Also, how many links get indexed when a sitemap is updated depends on a number of factors. But probably the two most important ones are how old the site is and how well it ranks. Google doesn't send bots to all sites on the same schedule. I have one hosting member whose site is so busy that there are at least 10 search bots from google on it everyday. I've seen other sites that only get visited by one bot a few times a week. For the first site I mentioned, if a new sitemap is uploaded today, it will be fully processed in a few days. One of the slower sites mentioned may wait a month before the are all looked at. 

 

The op said the site has only been active for a month and only a small number of the links indexed. That follows with what I describe above. It is just how google, and Bing to some extent, work.

Share this post


Link to post
Share on other sites

The op said the site has only been active for a month and only a small number of the links indexed. That follows with what I describe above. It is just how google, and Bing to some extent, work.

 

That might be normal for a site where no optimization has been done, but as an experienced webmaster I could never accept that kind of performance. From experience I could now build a 2000 URL site on a brand new domain, and have all submitted URLs shown as indexed within one week of publishing the site. That's not to say that you will absolutely rank number one for every keyword phrase, that depends on the competitiveness of your market and the quality of your content.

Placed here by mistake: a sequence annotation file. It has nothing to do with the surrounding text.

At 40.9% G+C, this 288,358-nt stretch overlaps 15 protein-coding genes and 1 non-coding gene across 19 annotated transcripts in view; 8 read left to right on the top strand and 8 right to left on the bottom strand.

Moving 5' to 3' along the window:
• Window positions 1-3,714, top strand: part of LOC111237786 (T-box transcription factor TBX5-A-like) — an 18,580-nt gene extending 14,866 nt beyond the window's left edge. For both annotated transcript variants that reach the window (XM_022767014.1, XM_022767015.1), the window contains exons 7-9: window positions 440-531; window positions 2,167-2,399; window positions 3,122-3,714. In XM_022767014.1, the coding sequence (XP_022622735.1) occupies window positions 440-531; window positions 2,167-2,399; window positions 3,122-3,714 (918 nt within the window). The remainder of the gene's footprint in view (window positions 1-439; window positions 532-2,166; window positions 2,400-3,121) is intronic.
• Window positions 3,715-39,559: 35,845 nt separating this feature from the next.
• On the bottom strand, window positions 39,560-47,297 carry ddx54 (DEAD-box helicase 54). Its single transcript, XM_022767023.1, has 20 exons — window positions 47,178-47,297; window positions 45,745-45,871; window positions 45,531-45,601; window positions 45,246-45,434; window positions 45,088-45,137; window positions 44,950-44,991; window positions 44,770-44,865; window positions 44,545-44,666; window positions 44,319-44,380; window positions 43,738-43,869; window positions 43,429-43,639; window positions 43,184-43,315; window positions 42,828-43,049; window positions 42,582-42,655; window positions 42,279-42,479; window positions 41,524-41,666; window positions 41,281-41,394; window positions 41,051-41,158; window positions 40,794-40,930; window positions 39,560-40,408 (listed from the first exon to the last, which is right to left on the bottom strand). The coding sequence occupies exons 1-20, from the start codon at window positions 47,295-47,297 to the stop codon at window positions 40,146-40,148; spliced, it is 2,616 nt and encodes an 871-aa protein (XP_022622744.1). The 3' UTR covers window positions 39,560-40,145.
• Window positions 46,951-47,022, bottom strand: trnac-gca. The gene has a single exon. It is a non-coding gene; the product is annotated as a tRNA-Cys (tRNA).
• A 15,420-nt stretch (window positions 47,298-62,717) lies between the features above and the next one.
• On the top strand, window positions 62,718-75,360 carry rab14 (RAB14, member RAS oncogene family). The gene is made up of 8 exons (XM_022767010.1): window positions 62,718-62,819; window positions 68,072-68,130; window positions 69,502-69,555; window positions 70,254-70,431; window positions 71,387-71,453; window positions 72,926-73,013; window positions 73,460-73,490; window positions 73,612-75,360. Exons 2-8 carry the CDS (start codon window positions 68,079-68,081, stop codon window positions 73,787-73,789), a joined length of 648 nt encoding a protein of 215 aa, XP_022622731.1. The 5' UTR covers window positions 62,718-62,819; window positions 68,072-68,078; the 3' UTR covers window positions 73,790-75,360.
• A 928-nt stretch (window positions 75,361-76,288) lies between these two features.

Share this post


Link to post
Share on other sites

I'd have to see that to believe it, unless, of course, you are talking about paying google with adwords, but that is not what we are talking about. What you are saying, in effect, is that you can control what google does. I've never heard of anyone being able to do that but maybe you are the first.

 

But even if you could somehow manage that, the links would not be ranked in any way, other than being at the end of the list, unless it was for some very unique and useless keyword. If that was possible, it would wreak havoc with googles ranking. All you would have to do is create a new site and have it rank above a site that has been active for 10 years. It just can't happen. Googles unwritten policy is to wait at least 6 months before seriously ranking a site. They do that to get by the ones that just want a quick site. See this post by ahref for some interesting results.

Share this post


Link to post
Share on other sites

That article does not contradict what I am saying at all.

 

"...Actually, I shouldn’t be framing these pages as “lucky,” because the reason they got to the Top10 in less than a year is most likely hard work and great knowledge of SEO, not luck..."

 

In any case readers can believe what they want.

Share this post


Link to post
Share on other sites